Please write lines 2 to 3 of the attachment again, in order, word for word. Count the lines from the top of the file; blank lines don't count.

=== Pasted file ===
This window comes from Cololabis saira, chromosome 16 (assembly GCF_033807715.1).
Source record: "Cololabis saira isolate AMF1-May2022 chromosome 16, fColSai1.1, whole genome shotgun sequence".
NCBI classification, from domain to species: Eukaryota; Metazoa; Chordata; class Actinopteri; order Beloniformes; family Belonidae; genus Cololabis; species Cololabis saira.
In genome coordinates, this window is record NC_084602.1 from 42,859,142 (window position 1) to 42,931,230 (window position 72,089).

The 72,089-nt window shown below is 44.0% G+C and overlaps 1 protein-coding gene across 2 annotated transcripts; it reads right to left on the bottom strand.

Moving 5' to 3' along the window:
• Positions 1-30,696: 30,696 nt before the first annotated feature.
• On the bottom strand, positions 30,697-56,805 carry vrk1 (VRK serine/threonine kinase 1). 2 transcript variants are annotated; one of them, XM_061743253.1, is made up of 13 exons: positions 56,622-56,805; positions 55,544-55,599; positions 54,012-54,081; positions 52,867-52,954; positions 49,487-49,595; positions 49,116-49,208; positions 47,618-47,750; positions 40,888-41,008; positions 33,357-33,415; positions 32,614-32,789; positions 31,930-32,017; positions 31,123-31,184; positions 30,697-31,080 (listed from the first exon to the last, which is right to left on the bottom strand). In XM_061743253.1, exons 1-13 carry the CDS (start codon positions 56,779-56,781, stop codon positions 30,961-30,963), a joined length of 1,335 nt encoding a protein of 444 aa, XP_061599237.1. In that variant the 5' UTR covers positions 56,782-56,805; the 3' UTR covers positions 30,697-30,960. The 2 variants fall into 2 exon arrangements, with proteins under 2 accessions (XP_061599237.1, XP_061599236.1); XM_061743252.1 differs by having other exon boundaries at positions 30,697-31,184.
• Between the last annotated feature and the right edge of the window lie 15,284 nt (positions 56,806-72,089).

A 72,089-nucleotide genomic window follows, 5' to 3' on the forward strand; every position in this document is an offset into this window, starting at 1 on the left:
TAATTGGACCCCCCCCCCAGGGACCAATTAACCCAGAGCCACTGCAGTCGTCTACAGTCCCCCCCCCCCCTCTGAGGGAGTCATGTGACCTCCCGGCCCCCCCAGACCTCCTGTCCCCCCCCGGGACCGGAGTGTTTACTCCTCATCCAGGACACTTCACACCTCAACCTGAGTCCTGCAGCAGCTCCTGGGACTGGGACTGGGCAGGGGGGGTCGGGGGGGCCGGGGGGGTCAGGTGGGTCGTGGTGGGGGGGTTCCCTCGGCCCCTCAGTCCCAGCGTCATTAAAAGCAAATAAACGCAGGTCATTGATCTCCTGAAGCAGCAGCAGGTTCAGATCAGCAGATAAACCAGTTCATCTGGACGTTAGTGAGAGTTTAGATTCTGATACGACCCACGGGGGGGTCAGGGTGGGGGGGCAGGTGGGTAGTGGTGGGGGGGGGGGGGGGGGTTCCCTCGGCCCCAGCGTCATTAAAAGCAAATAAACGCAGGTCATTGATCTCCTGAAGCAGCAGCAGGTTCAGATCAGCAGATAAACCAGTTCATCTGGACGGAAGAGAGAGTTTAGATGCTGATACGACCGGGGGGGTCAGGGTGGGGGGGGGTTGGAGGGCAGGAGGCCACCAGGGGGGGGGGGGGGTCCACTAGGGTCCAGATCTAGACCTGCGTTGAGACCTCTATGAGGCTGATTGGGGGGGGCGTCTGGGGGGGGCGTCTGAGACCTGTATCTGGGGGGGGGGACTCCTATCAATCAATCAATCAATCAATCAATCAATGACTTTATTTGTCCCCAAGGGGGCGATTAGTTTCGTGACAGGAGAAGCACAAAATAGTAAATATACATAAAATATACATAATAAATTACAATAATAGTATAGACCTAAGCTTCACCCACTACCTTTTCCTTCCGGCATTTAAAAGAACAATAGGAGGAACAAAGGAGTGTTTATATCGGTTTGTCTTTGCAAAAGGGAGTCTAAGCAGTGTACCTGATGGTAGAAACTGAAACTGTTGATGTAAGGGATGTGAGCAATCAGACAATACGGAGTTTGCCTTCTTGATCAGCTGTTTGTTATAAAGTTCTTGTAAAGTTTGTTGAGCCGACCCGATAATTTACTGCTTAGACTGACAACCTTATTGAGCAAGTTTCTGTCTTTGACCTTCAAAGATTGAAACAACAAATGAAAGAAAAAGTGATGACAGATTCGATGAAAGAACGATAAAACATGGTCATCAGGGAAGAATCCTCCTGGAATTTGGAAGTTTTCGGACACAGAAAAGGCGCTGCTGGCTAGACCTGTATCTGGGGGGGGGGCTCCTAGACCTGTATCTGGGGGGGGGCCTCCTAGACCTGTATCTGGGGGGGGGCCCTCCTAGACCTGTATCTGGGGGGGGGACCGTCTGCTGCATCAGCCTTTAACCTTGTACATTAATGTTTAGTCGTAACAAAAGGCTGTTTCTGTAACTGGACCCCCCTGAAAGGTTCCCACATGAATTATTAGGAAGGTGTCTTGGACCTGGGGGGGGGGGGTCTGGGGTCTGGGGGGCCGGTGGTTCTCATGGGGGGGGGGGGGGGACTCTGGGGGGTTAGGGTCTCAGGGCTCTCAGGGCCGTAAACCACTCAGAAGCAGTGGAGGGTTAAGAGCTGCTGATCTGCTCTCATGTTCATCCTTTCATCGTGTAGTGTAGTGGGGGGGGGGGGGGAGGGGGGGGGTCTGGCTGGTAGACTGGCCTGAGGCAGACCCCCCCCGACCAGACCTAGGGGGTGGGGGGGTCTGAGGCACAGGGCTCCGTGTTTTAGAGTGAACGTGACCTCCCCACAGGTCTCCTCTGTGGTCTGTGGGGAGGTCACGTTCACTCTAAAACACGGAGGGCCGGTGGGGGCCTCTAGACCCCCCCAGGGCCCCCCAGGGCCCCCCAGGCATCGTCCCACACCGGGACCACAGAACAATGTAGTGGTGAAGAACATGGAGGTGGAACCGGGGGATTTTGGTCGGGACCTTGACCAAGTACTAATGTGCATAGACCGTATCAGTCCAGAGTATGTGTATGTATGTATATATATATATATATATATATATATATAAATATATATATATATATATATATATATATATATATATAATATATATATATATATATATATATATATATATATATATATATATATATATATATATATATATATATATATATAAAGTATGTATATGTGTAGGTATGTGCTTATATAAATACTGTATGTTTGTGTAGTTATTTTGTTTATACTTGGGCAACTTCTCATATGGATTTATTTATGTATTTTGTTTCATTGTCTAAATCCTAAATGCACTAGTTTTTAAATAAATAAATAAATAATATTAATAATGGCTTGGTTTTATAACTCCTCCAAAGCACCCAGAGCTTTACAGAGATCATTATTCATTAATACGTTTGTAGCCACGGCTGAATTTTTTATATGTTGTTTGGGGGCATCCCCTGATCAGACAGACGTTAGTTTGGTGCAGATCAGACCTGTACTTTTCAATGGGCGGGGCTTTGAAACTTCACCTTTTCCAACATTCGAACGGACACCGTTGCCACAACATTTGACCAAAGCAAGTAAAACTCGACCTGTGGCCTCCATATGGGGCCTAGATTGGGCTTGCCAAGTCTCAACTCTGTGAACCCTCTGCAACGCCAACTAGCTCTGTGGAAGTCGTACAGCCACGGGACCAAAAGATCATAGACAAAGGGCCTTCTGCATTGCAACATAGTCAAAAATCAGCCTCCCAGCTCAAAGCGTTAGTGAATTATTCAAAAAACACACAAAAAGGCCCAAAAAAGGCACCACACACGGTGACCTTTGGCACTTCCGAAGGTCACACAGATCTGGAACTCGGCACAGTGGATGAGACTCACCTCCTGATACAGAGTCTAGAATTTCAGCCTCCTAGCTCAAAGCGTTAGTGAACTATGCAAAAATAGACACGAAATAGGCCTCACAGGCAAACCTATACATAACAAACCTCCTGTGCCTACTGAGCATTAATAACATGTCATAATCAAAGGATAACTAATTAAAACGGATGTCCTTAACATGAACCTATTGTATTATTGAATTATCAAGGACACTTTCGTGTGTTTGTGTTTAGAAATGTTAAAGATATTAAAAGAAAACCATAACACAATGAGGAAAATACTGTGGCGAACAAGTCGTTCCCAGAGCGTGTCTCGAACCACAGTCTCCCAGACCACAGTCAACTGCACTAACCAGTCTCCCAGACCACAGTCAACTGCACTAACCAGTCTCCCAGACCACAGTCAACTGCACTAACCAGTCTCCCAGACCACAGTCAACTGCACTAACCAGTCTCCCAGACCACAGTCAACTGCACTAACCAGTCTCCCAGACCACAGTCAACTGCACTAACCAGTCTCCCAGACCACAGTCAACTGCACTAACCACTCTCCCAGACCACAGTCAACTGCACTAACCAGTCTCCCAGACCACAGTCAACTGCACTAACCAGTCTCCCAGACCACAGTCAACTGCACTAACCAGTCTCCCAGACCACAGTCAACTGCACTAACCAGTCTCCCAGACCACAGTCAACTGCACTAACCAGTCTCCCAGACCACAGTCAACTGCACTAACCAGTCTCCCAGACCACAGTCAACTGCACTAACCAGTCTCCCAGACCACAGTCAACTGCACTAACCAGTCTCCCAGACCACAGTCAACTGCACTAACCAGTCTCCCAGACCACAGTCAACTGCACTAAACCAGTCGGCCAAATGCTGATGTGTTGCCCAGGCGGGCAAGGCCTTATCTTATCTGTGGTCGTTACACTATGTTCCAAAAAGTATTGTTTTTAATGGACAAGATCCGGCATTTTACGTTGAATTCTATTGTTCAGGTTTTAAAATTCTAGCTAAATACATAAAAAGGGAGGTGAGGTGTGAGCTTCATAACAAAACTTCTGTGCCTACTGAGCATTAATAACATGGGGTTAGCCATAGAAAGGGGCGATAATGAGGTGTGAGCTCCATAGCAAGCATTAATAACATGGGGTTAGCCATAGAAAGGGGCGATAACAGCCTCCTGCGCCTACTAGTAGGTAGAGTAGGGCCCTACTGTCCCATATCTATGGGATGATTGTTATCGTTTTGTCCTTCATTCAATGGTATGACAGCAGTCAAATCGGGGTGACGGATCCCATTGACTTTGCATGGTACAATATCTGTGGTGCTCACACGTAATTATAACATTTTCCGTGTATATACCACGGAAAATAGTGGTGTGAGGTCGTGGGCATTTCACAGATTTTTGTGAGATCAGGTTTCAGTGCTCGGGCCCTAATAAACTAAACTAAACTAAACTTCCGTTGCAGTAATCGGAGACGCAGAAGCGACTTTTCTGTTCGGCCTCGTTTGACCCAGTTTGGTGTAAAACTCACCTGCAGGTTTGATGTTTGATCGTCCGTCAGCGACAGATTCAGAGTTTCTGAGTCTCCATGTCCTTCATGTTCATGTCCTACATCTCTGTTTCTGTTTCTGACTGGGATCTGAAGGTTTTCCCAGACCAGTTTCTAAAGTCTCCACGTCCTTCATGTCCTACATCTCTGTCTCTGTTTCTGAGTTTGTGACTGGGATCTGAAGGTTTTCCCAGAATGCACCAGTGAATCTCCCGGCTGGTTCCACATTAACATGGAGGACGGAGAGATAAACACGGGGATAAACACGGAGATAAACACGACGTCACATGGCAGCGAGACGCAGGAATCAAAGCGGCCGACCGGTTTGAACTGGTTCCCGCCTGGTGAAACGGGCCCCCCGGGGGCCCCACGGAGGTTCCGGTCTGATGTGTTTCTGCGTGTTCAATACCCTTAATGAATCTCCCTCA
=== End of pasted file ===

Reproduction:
Source record: "Cololabis saira isolate AMF1-May2022 chromosome 16, fColSai1.1, whole genome shotgun sequence".
NCBI classification, from domain to species: Eukaryota; Metazoa; Chordata; class Actinopteri; order Beloniformes; family Belonidae; genus Cololabis; species Cololabis saira.